Viral Newz

Central Texas nurses say hospitals unsafely staffed, Ascension Seton calls it ‘bargaining tactic’


Austin (KXAN) — A vigil Thursday evening will highlight hundreds of complaints from nurses in the newly-formed Ascension Seton chapter of the National Nurses Union. They say hospital management is aware of their complaints and has taken no action. The hospital disagrees.

Nurses will gather at 5:15 p.m. at Ascension Seton Medical Center in Austin.

They will join other union chapters doing the same across the nation Thursday night. Organizers of Austin’s vigil say frustrations with understaffing are the main reason they’re demonstrating.

KXAN obtained official union complaint forms that cite instances of “inadequate training, delayed response to hospital alarms, and delayed response to crying babies.”

Ascension Seton responded to the rally with the following statement:

As healthcare systems across the U.S. continue to experience nursing shortages, we have a robust workforce development program focused on recruiting and retaining nurses through our residency and fellowship program, our nurse scholarship program and partnerships with more than 40 schools of nursing, as well as community partnerships that support our growing healthcare needs.

The union event being held Jan. 26 is a bargaining tactic initiated by National Nurses United in the midst of contract negotiations. We respect the right of our associates to hold an informational assembly outside our facility and we will continue to negotiate in good faith. We look forward to a collaborative dialogue at the bargaining table.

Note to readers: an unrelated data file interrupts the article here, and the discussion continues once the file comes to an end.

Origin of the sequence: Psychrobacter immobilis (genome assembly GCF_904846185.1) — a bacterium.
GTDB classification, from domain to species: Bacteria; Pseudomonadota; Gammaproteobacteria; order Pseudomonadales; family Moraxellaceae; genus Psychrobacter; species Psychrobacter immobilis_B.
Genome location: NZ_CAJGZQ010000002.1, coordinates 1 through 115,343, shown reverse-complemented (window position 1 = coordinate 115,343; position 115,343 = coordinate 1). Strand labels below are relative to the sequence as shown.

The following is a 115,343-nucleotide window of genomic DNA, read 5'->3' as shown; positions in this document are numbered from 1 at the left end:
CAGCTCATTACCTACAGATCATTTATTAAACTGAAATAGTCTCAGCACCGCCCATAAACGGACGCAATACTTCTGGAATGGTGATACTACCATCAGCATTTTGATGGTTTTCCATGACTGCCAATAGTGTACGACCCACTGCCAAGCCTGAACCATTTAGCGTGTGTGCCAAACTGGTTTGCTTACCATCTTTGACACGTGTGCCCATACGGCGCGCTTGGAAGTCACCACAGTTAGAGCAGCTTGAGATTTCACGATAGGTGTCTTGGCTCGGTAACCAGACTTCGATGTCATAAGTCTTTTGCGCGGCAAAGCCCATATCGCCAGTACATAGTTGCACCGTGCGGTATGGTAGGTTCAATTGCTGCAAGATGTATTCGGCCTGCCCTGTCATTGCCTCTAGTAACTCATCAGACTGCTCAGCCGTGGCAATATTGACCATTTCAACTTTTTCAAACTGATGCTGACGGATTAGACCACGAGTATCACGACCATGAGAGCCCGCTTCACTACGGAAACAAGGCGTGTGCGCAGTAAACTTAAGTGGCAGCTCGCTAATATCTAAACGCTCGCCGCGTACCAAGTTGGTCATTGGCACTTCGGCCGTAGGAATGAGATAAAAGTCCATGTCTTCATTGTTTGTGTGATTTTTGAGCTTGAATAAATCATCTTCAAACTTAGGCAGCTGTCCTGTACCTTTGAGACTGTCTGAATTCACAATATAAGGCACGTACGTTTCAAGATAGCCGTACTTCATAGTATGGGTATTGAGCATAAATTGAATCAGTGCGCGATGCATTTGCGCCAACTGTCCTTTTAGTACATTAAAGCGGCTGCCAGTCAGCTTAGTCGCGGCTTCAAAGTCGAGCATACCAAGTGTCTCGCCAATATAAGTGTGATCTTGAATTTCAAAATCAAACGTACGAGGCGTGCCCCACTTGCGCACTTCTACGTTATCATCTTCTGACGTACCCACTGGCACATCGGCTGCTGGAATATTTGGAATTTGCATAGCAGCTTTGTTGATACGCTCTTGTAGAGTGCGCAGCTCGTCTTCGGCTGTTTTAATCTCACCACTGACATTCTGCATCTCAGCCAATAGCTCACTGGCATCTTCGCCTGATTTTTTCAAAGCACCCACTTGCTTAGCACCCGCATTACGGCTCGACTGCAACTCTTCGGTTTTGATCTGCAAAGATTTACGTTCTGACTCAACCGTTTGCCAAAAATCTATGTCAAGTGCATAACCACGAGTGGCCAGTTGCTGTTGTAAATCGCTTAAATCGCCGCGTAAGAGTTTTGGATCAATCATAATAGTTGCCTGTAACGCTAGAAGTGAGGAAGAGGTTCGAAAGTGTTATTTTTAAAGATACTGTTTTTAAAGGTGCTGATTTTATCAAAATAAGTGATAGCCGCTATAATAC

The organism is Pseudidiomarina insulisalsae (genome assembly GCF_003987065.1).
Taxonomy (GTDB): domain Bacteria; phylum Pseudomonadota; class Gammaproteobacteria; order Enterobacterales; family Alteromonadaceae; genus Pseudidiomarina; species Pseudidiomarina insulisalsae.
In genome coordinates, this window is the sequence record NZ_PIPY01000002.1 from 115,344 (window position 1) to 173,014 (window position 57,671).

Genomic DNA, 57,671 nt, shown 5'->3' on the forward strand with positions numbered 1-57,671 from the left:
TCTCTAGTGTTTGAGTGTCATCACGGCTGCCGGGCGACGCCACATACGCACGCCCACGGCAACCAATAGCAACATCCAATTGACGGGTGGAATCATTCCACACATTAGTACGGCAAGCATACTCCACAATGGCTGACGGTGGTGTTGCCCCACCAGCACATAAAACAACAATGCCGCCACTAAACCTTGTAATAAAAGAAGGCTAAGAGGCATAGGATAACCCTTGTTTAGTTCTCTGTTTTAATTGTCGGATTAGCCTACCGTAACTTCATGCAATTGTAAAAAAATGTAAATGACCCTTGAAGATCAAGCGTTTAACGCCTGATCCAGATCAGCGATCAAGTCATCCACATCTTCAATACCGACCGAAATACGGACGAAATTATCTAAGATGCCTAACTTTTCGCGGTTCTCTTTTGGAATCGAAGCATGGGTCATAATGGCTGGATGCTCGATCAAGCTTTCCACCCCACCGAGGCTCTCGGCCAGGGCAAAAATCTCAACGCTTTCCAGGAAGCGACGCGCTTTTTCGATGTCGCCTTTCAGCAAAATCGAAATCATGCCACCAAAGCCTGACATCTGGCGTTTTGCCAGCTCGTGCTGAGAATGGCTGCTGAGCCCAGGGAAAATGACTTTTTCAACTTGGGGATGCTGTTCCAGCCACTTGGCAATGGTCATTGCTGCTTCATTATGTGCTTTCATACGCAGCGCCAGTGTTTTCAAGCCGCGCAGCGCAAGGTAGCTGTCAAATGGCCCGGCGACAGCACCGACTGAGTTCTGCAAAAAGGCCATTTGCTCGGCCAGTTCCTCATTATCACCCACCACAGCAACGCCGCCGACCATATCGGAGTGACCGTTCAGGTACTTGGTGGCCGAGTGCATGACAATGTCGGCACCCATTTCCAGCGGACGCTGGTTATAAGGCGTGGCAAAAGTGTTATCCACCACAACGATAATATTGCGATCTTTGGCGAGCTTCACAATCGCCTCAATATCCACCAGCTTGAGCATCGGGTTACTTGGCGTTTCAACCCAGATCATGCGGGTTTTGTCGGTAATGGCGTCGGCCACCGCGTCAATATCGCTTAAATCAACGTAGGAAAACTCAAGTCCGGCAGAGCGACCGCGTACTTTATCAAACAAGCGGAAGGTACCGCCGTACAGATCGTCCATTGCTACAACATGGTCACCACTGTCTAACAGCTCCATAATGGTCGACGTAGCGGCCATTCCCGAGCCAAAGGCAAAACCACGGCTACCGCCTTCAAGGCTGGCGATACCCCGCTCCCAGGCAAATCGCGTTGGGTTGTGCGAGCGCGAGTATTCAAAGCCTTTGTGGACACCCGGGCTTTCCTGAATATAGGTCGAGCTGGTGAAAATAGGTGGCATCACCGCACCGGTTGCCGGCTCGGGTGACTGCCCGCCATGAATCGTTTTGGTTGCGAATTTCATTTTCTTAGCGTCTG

The Texas Nurses Association has previously said shortages are being seen across Texas. In a release about Texas’ budget, the TNA called it a “crisis.”

The base budgets released last week included more funding for the Nursing Shortage Reduction Program and the Nursing Faculty Loan Repayment Program.

“Having these funds proposed so early in the legislative session shows that Texas leaders understand the seriousness of the ongoing shortage and are rising to meet the demand,” said Serena Bumpus, DPN, RN, NEA-BC, CEO of the Texas Nurses Association. “It is a relief to know that our state leaders understand the urgency of addressing the nursing workforce challenges and are willing to invest in Texas nurses now and in the future. The NSRP will continue paying returns if the Legislature chooses to further fund the program.”


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